In fact, it was a hit film in 1974, with a brilliant all-star cast including the likes of Albert Finney, Lauren Bacall, Sean Connery, Ingrid Bergman, John Gielgud, Vanessa Redgrave, Michael York, Jacqueline Bisset and Anthony Perkins. And honestly, because even then the film was a period piece, the movie has aged very well. About 10-15 years ago, the BBC also did a very good version of the novel as part of David Suchet’s series Poirot.
With both of those versions out there and easily available, is there a real reason for yet another new version of the movie? Perhaps not, and though the new Murder on the Orient Express is not quite as good as the earlier versions, there is still a lot of life in this property.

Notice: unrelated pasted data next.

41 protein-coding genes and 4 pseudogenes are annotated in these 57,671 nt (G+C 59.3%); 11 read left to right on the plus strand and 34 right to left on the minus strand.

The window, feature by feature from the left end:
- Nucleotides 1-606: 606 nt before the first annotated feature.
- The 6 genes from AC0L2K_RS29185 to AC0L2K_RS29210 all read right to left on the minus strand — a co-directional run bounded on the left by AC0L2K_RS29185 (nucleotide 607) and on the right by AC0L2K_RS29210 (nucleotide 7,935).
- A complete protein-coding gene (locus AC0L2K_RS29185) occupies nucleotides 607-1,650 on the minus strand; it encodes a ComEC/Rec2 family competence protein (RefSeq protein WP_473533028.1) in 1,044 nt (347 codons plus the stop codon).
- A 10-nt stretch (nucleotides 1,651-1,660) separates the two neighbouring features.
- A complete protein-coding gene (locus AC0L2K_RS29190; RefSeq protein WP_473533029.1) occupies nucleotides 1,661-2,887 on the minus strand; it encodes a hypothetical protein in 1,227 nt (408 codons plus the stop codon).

Director Kenneth Branagh (who also plays the famous Belgian detective) is probably a wise choice to direct, as well. Not only has Branagh directed all sorts of iconic literary properties – from Shakespeare to Shelley to even Thor – but he has specifically worked on a very similar type of parlor mystery. The barely remembered but surprisingly good Dead Again had a somewhat similar storyline – a horrific crime in the past motivating a new murder – but also had a similarly intriguing period feeling.
Branagh’s work in front of the camera, while mostly enjoyable, is certainly broader. His Poirot is a stuffy, fastidious, anti-social, cynically amused man – just as the detective has always been. However, Branagh overplays some of the eccentricities of the character. The mustache – always an oddity of Poirot’s – is just way too far over the top, it is distracting throughout the film. Even more of a concern is that this version of Poirot is often in a state of unease and sometimes unsure of himself. Finney and Suchet were able to impart more while saying less.